Craig Kinsley, a rookie US javelin thrower, was smiling from ear to ear as he joined the first athletes dumping their bags at the Olympic Village on Monday.
“I’ve just updated my Facebook status,” he said. “England, London, Olympic Village, heaven.”
He might have been forgiven for being less upbeat — Kinsley was one of dozens of athletes from the US and Australia teams granted unplanned tours of Westminster Abbey and Tower Bridge when their buses from London Heathrow airport got badly lost on their way to the village, but neither that nor the wind and rain sweeping the Olympic Park in east London was going to dim Kinsley’s enthusiasm.
“This is my first international competition,” he said. “I might as well start big.”
The village welcomed its first athletes on Monday, and Swiss and Belgian competitors had already draped flags over their balconies. French and Guatemalan medal hopefuls milled around the shopping plaza, as athletes from an estimated 40 countries checked in.
However, getting there had been tough.
Volunteer drivers from Scotland, Northern Ireland and other parts of the UK — along with satellite navigation systems that did not include the address of the Olympic Village — turned what was supposed to be a seamless journey along clear “Games lanes” into an exhausting schlep through London congestion.
“Loads of us have never been to London before. It’s great. We’re like tourists,” one Liverpudlian coach driver confessed.
Tom Pukstys, a coach with the US, described how he and 25 other members of the team who flew overnight to Heathrow from Chicago faced a four-hour drive across London when their Scottish driver got lost.
“I was watching the satnav and it was telling us to go one way, then another. It was the first time he [the driver] had made the trip. If you are going to competition and get lost that would be devastating, but that’s not going to happen,” he said.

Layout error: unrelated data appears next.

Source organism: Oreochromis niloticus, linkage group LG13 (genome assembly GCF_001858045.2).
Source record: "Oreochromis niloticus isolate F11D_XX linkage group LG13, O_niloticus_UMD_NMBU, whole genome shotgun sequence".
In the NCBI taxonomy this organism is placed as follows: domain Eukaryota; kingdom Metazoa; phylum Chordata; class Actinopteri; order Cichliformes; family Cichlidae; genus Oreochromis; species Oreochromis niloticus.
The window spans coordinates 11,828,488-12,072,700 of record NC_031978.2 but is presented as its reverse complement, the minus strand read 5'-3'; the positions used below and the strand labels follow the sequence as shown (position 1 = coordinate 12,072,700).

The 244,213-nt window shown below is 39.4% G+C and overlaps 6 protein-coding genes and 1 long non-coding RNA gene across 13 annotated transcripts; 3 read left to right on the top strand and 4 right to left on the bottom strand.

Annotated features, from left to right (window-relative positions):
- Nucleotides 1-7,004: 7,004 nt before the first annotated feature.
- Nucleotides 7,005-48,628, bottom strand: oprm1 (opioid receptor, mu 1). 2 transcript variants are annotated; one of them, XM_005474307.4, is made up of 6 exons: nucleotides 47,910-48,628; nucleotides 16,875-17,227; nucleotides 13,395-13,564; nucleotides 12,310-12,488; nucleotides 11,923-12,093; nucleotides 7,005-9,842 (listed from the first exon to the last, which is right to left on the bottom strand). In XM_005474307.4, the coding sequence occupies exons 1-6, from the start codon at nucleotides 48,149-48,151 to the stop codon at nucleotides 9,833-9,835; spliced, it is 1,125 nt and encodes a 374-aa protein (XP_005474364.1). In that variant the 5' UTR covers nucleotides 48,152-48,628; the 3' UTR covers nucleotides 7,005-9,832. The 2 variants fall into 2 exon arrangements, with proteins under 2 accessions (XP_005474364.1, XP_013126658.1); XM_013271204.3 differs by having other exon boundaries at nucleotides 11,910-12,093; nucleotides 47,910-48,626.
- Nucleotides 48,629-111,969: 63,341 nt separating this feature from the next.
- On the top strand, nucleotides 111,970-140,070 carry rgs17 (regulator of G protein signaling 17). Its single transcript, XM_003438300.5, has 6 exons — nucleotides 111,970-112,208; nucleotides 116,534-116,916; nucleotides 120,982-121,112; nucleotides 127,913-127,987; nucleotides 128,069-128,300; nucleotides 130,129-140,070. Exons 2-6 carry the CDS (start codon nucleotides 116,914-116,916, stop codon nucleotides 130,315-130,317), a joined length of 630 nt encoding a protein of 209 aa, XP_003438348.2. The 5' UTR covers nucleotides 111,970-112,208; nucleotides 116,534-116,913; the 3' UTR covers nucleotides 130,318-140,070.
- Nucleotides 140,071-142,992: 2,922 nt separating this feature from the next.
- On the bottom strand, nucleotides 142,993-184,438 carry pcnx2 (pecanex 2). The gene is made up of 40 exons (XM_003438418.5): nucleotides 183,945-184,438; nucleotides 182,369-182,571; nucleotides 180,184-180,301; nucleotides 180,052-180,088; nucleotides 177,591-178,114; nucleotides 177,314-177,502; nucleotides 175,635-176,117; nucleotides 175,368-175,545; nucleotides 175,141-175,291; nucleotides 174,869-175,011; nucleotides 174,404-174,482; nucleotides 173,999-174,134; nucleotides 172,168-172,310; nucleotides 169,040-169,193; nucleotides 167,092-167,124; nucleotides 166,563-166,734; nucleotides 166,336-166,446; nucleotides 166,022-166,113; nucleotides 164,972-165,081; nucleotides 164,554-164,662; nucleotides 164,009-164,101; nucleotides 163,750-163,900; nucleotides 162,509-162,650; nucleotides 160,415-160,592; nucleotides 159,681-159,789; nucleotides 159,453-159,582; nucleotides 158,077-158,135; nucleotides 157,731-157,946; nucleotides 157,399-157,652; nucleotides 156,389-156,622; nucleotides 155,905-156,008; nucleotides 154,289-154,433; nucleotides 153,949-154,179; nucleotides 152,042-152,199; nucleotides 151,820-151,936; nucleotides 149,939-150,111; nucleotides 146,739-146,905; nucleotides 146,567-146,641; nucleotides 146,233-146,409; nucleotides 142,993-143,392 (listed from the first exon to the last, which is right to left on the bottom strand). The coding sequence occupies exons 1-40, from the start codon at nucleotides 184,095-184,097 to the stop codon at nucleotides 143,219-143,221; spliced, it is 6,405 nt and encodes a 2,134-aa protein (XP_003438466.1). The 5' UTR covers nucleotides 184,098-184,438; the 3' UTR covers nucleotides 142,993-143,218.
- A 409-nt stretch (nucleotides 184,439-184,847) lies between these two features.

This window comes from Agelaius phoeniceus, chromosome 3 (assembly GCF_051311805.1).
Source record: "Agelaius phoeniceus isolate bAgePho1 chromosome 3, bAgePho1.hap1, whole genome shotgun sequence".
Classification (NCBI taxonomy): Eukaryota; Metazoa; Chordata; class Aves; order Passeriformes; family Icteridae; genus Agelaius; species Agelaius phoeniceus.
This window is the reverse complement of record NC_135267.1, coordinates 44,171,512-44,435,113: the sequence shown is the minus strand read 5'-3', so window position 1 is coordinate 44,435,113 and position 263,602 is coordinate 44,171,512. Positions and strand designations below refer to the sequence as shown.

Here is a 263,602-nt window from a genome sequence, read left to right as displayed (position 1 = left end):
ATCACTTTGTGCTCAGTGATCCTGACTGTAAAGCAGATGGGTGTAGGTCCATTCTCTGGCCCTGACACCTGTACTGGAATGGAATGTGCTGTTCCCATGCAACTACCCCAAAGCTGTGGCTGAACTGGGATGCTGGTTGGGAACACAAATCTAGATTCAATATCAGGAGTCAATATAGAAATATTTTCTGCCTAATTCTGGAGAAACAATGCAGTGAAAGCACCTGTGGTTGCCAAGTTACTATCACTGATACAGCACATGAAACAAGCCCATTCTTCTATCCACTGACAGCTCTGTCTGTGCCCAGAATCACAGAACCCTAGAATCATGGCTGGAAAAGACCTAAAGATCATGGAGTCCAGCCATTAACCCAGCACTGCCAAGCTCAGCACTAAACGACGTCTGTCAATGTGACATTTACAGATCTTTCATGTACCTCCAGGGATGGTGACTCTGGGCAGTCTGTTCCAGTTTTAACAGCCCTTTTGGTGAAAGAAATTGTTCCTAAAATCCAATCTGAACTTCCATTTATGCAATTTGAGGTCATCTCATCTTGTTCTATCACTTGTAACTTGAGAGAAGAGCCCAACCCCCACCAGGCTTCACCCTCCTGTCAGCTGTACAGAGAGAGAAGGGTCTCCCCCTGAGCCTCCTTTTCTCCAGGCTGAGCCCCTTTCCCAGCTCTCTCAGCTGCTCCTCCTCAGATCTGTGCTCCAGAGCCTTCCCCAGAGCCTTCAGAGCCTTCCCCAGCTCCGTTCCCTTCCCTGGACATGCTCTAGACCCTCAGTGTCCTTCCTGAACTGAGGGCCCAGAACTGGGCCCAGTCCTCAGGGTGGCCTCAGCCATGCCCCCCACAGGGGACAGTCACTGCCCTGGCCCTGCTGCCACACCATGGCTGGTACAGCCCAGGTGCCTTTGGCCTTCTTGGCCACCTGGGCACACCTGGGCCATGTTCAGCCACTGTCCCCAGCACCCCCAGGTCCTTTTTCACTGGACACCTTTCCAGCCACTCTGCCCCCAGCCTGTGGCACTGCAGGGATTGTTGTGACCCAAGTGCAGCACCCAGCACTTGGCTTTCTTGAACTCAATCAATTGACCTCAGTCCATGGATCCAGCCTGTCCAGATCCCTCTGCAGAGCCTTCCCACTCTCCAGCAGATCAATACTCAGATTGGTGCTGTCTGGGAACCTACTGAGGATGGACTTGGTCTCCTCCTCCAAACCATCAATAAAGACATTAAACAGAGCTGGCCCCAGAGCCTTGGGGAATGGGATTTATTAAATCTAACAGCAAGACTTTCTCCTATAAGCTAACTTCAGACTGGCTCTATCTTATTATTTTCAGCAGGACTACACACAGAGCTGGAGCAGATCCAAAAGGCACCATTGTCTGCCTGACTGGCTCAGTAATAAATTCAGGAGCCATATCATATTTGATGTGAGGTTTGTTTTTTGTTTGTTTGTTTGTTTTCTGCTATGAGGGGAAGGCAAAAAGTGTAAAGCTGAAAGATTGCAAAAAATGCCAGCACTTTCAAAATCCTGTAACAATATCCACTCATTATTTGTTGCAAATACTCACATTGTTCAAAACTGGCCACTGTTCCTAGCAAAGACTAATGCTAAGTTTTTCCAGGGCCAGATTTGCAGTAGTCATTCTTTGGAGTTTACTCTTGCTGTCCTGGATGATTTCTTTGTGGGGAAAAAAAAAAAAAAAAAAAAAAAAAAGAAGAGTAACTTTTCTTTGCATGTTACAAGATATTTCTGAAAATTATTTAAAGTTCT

Two-time world 400m hurdles champion Kerron Clement tweeted: “Um, so we’ve been lost on the road for 4 hrs. Not a good first impression London. Athletes are sleepy, hungry and need to pee. Could we get to the Olympic Village please.”
The team’s spokesman, Patrick Sandusky, said there had been “some limited challenges for some of our athletes traveling from Heathrow to the Olympic Village,” but he commended the organization, saying “one bus trip doesn’t detract from that a bit.”
After a 23-hour flight, Australia’s sailing team had a scare when they briefly lost track of their sails at Heathrow, then they had to wait two hours for a bus. It took a further two hours to get to the Olympic Village, taking in Big Ben and Westminster Abbey as the driver got lost.
“The driver didn’t know where he was going and hadn’t been told how to use the satnav,” Australian official Damian Kelly said. “He was on his walkie-talkie, we were on the phone to the Olympic Village getting directions and some of us were trying to guide us in using Google. Look, these things happen. We’re just glad it happened now and not in the middle of competition.”
It was an embarrassing case of life imitating art.
The BBC TV satire on the Games organizers, Twenty Twelve, had included a story where an official bus driven by a Nottingham man who did not understand his satnav got lost. Yesterday, a spokeswoman for the real London organizing committee was keen to play down the problem.